Update 4/3/2016: I’ve since included a more comprehensive notebook here. Use this version instead of the code posted below.
I need to run some simulations using propensity score matching, but I haven’t been able to find a Python module that does it. So, I’ve taken it upon myself to implement it. This is a serious work in progress, progress being the keyword. I’m definitely the tortoise in this race, slow and steady progress.
Propensity score matching is a method to match case-control pairs in observational studies (or treated-control pairs in quasi-experimental studies) in order to better estimate the effect of the treatment or exposure on the outcome of interest. We first estimate the “propensity” of getting assigned to the treatment group given the other covariates measured, then match pairs with similar propensities. The idea is that the individuals in these pairs have similar levels of other confounding variables, so in a sense we can see the effect of the treatment with the other things held constant.
The tricky thing about propensity score matching is that there’s no one good way to do it. If your estimated propensities are wrong, then you’re screwed right off the bat. But assuming they’re alright, then how do you pick the “best” case-control pairs? You could try every possible pairing and minimize the within-pair differences in propensity, but that’s computationally intensive. What’s typically done is greedy matching, but even then there are a number of factors to decide: in what order do we match cases to controls? Do we match with or without replacement, allowing one control to be matched to one or more cases? Do we use a caliper to set a maximum difference in propensities, and if so how do we pick the caliper?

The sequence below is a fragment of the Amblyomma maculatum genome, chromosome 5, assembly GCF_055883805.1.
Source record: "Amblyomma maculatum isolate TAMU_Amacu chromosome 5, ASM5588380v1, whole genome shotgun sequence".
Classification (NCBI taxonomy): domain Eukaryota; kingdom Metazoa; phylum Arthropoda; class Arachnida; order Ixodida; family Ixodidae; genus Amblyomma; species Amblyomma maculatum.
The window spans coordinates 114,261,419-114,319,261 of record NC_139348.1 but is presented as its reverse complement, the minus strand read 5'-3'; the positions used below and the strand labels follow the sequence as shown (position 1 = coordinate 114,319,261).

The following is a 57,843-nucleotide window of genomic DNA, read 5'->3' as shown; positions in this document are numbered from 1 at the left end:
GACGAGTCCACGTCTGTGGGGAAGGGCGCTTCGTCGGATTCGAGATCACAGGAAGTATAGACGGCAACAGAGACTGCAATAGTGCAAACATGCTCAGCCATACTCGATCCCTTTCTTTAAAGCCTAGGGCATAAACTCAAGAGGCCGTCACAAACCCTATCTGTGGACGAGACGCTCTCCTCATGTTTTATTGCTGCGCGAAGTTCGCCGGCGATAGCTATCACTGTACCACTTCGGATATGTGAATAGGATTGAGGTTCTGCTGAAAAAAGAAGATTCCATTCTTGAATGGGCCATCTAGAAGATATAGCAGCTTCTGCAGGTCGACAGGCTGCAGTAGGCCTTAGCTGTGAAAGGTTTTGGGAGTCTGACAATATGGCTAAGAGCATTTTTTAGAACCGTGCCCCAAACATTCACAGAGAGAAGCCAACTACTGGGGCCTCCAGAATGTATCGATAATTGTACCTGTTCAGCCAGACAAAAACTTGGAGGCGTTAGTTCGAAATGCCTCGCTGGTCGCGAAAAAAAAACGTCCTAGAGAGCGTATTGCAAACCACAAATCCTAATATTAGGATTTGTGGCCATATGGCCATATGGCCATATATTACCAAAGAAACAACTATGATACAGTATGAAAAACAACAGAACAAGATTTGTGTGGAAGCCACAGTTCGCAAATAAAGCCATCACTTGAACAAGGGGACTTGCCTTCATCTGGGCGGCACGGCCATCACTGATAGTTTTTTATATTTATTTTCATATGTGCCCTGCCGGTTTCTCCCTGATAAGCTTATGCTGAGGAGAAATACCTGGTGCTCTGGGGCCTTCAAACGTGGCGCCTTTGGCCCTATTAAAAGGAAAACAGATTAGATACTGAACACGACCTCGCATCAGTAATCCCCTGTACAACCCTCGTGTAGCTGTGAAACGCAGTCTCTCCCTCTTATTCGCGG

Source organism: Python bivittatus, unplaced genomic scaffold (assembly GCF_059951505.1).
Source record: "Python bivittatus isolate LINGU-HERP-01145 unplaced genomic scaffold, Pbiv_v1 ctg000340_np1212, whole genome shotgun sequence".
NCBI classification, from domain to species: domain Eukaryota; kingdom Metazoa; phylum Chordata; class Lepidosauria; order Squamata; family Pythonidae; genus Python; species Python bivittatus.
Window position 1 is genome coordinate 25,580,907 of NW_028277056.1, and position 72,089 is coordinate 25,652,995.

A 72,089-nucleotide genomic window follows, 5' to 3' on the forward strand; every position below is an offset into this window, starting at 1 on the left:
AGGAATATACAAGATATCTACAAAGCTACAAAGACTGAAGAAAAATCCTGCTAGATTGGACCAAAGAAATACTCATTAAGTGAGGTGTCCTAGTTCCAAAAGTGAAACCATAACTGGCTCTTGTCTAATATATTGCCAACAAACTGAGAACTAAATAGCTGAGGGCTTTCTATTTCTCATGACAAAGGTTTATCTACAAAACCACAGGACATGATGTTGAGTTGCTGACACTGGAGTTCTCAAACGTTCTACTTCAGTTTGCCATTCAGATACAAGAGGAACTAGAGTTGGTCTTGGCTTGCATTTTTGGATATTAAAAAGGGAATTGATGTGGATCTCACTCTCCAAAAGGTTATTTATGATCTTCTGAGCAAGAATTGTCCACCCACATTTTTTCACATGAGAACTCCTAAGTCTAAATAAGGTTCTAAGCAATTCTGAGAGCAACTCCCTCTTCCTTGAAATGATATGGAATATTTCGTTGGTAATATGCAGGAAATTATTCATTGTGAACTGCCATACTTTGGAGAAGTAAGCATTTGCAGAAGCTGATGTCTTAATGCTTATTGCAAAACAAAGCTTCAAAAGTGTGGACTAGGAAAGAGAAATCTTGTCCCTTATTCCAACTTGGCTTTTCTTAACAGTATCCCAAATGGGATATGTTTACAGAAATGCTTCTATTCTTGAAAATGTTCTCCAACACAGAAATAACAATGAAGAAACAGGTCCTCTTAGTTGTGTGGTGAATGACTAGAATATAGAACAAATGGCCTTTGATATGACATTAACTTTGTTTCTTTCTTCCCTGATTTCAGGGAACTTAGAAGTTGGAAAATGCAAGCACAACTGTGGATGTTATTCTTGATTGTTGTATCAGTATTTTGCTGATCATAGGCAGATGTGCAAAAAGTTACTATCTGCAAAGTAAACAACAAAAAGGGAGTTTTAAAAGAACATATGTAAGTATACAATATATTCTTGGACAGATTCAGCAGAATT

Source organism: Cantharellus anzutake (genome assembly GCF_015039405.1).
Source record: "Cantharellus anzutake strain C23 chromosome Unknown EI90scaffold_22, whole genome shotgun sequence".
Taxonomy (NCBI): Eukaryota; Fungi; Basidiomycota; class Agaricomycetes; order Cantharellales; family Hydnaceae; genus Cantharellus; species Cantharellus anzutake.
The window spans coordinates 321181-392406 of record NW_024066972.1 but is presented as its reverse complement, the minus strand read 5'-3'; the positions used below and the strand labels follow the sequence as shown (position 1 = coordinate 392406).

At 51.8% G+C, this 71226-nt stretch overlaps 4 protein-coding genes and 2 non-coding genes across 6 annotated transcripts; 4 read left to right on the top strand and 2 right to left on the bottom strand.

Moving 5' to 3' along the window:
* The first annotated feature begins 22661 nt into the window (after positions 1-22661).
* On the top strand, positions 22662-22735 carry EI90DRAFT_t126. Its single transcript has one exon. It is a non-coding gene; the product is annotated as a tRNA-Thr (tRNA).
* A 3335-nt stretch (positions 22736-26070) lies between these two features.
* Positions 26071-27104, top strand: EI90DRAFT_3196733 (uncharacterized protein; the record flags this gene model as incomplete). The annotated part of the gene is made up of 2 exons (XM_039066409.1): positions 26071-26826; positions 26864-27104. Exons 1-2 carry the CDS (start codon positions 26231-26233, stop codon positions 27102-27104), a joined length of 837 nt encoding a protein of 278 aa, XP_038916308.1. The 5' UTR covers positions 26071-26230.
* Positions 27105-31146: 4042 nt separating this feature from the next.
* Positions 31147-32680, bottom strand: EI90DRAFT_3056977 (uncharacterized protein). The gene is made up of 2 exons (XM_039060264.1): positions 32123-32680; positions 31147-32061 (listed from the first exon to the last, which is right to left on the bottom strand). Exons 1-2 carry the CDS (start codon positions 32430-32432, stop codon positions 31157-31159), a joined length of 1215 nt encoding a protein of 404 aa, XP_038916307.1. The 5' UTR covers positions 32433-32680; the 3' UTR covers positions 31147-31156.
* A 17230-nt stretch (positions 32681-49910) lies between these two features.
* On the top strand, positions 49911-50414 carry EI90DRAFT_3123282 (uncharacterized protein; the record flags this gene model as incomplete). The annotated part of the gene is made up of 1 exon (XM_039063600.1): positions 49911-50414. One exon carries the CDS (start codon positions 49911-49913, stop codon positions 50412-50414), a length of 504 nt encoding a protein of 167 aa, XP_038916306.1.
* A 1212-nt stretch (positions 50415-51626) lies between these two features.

I thought I’d share my IPython notebook for this code so far because I’m really enjoying using it. Before, I was just using a basic text editor to write code and copying and pasting it into the terminal, but this is much more elegant. I’ve posted the bit of code that I’ve written so far to GitHub. I set it up to do greedy matching with no replacement and randomized the order of matching the treatment group to controls, with the default caliper set to 0.05 arbitrarily. My IPython notebook uses the Dehejia-Wahba sample data from “Evaluating the Econometric Evaluations of Training Programs,” available freely here.